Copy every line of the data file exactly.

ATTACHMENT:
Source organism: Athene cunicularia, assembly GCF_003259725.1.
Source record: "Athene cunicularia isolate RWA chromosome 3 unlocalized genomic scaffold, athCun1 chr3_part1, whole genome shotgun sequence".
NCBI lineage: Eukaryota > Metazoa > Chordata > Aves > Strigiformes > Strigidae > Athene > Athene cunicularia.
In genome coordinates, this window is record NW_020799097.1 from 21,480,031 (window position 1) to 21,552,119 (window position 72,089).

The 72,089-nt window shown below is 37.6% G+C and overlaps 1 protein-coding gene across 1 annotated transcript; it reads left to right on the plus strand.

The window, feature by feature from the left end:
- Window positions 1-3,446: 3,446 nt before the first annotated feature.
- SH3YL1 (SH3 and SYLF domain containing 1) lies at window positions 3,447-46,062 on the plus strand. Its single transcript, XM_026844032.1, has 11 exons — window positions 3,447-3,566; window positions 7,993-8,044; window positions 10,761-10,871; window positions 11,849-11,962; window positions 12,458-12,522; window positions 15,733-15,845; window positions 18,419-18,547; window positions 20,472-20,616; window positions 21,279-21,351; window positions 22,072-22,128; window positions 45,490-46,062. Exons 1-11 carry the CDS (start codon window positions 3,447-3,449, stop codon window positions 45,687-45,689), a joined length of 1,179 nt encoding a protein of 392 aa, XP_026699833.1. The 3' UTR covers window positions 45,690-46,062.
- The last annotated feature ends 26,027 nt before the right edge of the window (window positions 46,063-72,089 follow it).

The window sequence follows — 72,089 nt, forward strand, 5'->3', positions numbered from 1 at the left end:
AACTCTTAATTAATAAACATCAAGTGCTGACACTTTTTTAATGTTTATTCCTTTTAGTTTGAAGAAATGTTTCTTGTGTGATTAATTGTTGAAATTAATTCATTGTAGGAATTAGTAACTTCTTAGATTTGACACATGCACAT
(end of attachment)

Source organism: Athene cunicularia, assembly GCF_003259725.1.
Source record: "Athene cunicularia isolate RWA chromosome 3 unlocalized genomic scaffold, athCun1 chr3_part1, whole genome shotgun sequence".
NCBI lineage: Eukaryota > Metazoa > Chordata > Aves > Strigiformes > Strigidae > Athene > Athene cunicularia.
In genome coordinates, this window is record NW_020799097.1 from 21,480,031 (window position 1) to 21,552,119 (window position 72,089).

The 72,089-nt window shown below is 37.6% G+C and overlaps 1 protein-coding gene across 1 annotated transcript; it reads left to right on the plus strand.

The window, feature by feature from the left end:
- Window positions 1-3,446: 3,446 nt before the first annotated feature.
- SH3YL1 (SH3 and SYLF domain containing 1) lies at window positions 3,447-46,062 on the plus strand. Its single transcript, XM_026844032.1, has 11 exons — window positions 3,447-3,566; window positions 7,993-8,044; window positions 10,761-10,871; window positions 11,849-11,962; window positions 12,458-12,522; window positions 15,733-15,845; window positions 18,419-18,547; window positions 20,472-20,616; window positions 21,279-21,351; window positions 22,072-22,128; window positions 45,490-46,062. Exons 1-11 carry the CDS (start codon window positions 3,447-3,449, stop codon window positions 45,687-45,689), a joined length of 1,179 nt encoding a protein of 392 aa, XP_026699833.1. The 3' UTR covers window positions 45,690-46,062.
- The last annotated feature ends 26,027 nt before the right edge of the window (window positions 46,063-72,089 follow it).

The window sequence follows — 72,089 nt, forward strand, 5'->3', positions numbered from 1 at the left end:
AACTCTTAATTAATAAACATCAAGTGCTGACACTTTTTTAATGTTTATTCCTTTTAGTTTGAAGAAATGTTTCTTGTGTGATTAATTGTTGAAATTAATTCATTGTAGGAATTAGTAACTTCTTAGATTTGACACATGCACAT